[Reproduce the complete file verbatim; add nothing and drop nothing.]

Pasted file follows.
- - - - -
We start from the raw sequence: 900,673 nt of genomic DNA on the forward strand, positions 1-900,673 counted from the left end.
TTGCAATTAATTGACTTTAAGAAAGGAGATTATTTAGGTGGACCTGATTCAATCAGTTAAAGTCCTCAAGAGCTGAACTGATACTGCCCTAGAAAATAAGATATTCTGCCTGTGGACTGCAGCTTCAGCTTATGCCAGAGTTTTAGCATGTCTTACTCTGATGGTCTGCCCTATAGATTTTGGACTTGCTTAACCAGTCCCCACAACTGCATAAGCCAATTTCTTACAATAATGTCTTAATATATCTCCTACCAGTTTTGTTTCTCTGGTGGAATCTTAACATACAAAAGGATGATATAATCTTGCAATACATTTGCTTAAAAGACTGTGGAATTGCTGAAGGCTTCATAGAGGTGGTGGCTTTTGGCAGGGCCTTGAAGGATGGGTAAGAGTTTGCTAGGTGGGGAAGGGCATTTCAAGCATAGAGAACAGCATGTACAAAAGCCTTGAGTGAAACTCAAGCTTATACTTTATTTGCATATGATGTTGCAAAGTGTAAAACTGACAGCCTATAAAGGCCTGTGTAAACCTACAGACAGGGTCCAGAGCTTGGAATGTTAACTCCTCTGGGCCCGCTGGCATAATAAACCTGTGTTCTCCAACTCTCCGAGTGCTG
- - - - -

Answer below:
We start from the raw sequence: 900,673 nt of genomic DNA on the forward strand, positions 1-900,673 counted from the left end.
TTGCAATTAATTGACTTTAAGAAAGGAGATTATTTAGGTGGACCTGATTCAATCAGTTAAAGTCCTCAAGAGCTGAACTGATACTGCCCTAGAAAATAAGATATTCTGCCTGTGGACTGCAGCTTCAGCTTATGCCAGAGTTTTAGCATGTCTTACTCTGATGGTCTGCCCTATAGATTTTGGACTTGCTTAACCAGTCCCCACAACTGCATAAGCCAATTTCTTACAATAATGTCTTAATATATCTCCTACCAGTTTTGTTTCTCTGGTGGAATCTTAACATACAAAAGGATGATATAATCTTGCAATACATTTGCTTAAAAGACTGTGGAATTGCTGAAGGCTTCATAGAGGTGGTGGCTTTTGGCAGGGCCTTGAAGGATGGGTAAGAGTTTGCTAGGTGGGGAAGGGCATTTCAAGCATAGAGAACAGCATGTACAAAAGCCTTGAGTGAAACTCAAGCTTATACTTTATTTGCATATGATGTTGCAAAGTGTAAAACTGACAGCCTATAAAGGCCTGTGTAAACCTACAGACAGGGTCCAGAGCTTGGAATGTTAACTCCTCTGGGCCCGCTGGCATAATAAACCTGTGTTCTCCAACTCTCCGAGTGCTG